Cicilline and 123 House Colleagues Introduce Assault Weapons Ban of 2015

Dec 16, 2015

WASHINGTON – U.S. Congressman David N. Cicilline (D-RI), along with 123 co-sponsors, today introduced the Assault Weapons Ban of 2015 to prohibit the sale, transfer, production, and importation of new military-style weapons and high-capacity magazines that have become the firearm of choice for many mass shooters in the United States. Cicilline’s legislation also includes new safeguards on the sale or transfer of assault weapons already in circulation.

Since 2011, the frequency of mass shootings has increased by a factor of three. And according to one study, more than half of all mass shooters used an assault weapon, a gun with a military-style feature, or a high-capacity magazine. The sole purpose of these types of weapons is to kill as many people as quickly as possible,” said Cicilline. “It is unconscionable that we continue to allow military-style weapons to be bought and sold while mass shootings are growing more common. This bill is an important first step that will restore some sanity to the way we treat guns in the United States.”

“Congressman Cicilline’s leadership on the issue of gun violence prevention in our communities has been relentless,” said Democratic Leader Nancy Pelosi. “As we push to expand and strengthen background checks and close the loophole that allows suspected terrorists to buy guns, it is essential that we keep assault weapons out of the hands of those who should not have them.”

“There is no place for dangerous, military-style assault weapons on the streets of America,” said House Democratic Whip Steny Hoyer. “Since the federal assault weapons ban lapsed in 2004, tens of thousands of people have been killed by high-powered, high-capacity firearms in communities across our country. We must take action, and I commend Rep. Cicilline for leading on this critical issue of public safety.” 

The Assault Weapons Ban of 2015 will prohibit the sale, transfer, production, and importation of:

  • Semi-automatic rifles and handguns with a military-style feature that can accept a detachable magazine;
  • Semi-automatic rifles and handguns with a fixed magazine that can hold more than 10 rounds;
  • Semi-automatic shotguns with a military-style feature;
  • Any ammunition feeding device that can hold more than 10 rounds;
  • And 157 specifically-named and listed firearms.

“Our number one priority is to keep Americans safe, yet every single day we hear about mass shootings devastating our cities and towns. Congress can no longer just offer up thoughts and prayers while it sits on its hands and watches the almost daily reports of gun violence on the evening news – it’s time to act,” said Rep. Steve Israel. “I’m joining Congressman Cicilline in introducing legislation to ban military-style assault weapons and high capacity magazines because we need to protect our children and families from more tragic incidences of gun violence.”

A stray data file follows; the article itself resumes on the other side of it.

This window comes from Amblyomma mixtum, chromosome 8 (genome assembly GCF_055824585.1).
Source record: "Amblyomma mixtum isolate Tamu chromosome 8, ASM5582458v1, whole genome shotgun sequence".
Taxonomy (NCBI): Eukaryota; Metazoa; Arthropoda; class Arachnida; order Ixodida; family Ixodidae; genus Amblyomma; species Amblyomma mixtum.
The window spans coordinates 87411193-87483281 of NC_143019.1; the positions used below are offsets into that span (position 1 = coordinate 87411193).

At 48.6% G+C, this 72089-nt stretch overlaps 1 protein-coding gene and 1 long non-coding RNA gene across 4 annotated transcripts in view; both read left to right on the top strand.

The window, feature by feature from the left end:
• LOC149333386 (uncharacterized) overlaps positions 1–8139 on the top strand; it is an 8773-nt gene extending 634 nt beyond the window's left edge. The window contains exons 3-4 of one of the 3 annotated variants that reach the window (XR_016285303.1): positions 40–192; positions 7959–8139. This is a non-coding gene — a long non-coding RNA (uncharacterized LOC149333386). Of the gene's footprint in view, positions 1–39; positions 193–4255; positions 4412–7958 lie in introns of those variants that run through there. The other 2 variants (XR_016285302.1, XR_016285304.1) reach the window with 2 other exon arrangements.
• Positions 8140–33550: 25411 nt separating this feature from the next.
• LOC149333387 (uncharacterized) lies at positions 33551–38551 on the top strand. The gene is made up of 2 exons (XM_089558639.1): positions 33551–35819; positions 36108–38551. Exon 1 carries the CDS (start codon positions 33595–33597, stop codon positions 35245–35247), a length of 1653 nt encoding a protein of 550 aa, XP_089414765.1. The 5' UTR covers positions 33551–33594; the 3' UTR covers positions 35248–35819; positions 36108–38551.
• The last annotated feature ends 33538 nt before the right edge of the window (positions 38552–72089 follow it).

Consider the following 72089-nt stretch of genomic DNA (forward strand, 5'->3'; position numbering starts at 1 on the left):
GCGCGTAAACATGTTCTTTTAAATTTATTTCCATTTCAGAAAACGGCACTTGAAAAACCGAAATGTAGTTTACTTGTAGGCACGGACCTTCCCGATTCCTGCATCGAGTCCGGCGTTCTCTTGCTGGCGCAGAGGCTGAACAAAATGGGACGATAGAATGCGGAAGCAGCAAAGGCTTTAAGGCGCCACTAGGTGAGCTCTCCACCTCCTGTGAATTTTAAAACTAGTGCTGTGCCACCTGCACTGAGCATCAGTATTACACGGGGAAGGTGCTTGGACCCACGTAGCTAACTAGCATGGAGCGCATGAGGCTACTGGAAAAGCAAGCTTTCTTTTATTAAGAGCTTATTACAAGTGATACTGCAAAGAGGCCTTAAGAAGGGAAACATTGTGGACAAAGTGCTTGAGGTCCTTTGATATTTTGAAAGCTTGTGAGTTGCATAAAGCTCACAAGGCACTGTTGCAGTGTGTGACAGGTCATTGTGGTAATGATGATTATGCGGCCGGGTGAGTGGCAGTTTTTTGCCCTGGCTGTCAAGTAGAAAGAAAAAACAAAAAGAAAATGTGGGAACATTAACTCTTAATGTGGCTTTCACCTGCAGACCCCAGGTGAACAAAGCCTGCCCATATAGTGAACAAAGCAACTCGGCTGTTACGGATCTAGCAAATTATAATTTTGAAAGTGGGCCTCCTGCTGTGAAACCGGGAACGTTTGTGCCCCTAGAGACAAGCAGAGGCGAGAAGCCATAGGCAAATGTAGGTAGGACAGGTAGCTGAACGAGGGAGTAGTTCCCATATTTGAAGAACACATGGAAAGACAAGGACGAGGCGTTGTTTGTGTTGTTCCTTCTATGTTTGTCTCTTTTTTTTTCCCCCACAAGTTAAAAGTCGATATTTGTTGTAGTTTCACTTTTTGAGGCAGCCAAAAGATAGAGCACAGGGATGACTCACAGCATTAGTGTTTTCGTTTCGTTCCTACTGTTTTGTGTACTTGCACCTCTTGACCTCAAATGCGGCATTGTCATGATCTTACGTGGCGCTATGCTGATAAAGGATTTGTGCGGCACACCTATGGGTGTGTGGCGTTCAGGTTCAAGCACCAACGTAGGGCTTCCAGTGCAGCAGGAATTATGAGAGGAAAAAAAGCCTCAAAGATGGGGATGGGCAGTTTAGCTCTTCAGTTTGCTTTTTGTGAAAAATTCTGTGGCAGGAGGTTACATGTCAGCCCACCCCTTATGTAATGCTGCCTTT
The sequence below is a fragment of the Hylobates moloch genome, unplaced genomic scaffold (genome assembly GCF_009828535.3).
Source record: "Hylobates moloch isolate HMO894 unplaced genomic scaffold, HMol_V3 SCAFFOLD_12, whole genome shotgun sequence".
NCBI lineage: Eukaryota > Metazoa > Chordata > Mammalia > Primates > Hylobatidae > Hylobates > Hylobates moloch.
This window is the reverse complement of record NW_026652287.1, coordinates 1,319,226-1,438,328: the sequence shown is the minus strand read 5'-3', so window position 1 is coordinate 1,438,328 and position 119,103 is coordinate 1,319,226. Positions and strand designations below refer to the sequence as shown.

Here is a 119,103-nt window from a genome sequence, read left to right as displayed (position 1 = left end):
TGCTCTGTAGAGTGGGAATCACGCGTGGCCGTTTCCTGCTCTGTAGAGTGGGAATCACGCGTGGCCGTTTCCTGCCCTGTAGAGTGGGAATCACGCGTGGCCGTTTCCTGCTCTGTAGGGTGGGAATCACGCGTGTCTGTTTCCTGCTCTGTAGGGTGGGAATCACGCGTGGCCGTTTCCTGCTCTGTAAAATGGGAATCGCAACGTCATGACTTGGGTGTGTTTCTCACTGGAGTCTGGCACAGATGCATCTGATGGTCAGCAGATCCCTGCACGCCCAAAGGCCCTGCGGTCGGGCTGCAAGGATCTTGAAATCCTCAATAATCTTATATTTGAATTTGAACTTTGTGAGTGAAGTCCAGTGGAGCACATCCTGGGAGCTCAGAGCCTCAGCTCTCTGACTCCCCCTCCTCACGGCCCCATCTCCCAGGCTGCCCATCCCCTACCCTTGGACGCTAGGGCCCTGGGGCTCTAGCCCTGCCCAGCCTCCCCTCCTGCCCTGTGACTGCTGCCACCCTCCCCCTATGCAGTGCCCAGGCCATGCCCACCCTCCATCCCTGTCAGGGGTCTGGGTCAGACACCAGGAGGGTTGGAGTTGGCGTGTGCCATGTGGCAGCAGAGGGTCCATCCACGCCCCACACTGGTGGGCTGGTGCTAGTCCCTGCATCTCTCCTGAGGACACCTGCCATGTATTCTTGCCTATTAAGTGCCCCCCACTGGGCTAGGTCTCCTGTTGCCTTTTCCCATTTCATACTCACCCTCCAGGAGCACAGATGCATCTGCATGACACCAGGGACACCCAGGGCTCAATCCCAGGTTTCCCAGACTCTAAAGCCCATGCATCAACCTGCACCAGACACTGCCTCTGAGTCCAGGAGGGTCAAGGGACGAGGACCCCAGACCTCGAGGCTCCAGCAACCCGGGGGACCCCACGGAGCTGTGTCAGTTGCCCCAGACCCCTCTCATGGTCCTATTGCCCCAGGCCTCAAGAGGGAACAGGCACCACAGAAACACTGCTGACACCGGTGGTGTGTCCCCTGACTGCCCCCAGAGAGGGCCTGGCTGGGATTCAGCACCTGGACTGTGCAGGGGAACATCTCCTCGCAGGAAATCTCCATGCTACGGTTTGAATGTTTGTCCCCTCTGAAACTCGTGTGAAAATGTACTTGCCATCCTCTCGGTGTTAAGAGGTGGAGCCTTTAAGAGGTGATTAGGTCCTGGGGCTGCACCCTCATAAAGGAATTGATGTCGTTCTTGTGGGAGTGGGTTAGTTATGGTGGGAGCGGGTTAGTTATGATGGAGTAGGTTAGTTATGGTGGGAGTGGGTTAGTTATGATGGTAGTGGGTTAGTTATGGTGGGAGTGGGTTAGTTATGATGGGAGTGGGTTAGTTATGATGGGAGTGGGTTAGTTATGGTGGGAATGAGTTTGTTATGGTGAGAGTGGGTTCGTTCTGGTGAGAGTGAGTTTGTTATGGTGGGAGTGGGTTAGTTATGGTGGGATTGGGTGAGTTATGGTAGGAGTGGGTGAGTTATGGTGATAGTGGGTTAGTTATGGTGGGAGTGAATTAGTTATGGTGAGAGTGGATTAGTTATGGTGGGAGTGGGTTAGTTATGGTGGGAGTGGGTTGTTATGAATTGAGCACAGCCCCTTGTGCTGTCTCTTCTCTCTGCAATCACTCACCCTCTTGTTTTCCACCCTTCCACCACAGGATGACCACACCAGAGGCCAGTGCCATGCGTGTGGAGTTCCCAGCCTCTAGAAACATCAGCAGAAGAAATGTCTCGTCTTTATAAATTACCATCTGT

“Congress must enact commonsense gun violence prevention efforts that can save lives and stop American communities from being ripped apart,” said Congresswoman Rosa DeLauro. “Three years after the tragedy in Newtown, Congress still has not reinstituted the assault weapons ban, allowing more high-capacity guns and magazines to flood our streets. We cannot continue to sit silently while these tragedies take place in American communities.”

The Assault Weapons Ban of 2015 also sets new standards to close the “Charleston Loophole” – the standard that allows firearms dealers to complete a sale if a buyer’s background check is not completed within three days. Between 2010 and 2014, more than 15,000 gun sales were completed to prohibited individuals because their background check was not completed on time. Individuals prohibited from purchasing a gun include felons, domestic abusers, drug users, and those who have been adjudicated mentally ill.

Under the Assault Weapons Ban of 2015, the background check period is extended to 14 days for the sale or transfer of an existing assault weapon. If it is determined that a gun was sold to a prohibited individual, the FBI will be required to notify federal, state, and local law enforcement so the weapon can be retrieved as quickly as possible and the buyer can be held accountable for violating federal law.

Assault weapons were used in attacks last month in San Bernardino and Colorado Springs. Shooters also used them to commit mass murder at Sandy Hook Elementary School, a movie theatre in Aurora, Colorado, and a community college in Roseburg, Oregon.

“I would like to commend my friend, Congressman David Cicilline, for leading this effort and introducing this life-saving legislation,” said Congresswoman Janice Hahn. “The guns we are talking about today are not for hunting nor for target practice—they are weapons of war. These assault weapons are designed to inflict the maximum amount of death and injury and have no place on our streets. Frankly, we should be ashamed that Congress allowed the original Assault Weapons Ban to expire in the first place.”

“It is critical that we act now to end this epidemic of mass gun violence driven primarily by individuals armed with assault weapons that are designed for combat zones and that have become the tool of choice for domestic terrorists,” added Congresswoman Brenda Lawrence, a co-chair of the Congressional Black Caucus Taskforce to End Gun Violence.

When an assault weapon or a high-capacity magazine is used in a shooting, the number of victims who are killed increases by 63%. There have been almost 50,000 incidents of gun violence in our country this year. More than 12,000 Americans have lost their lives. More than 3,000 children have been killed or injured.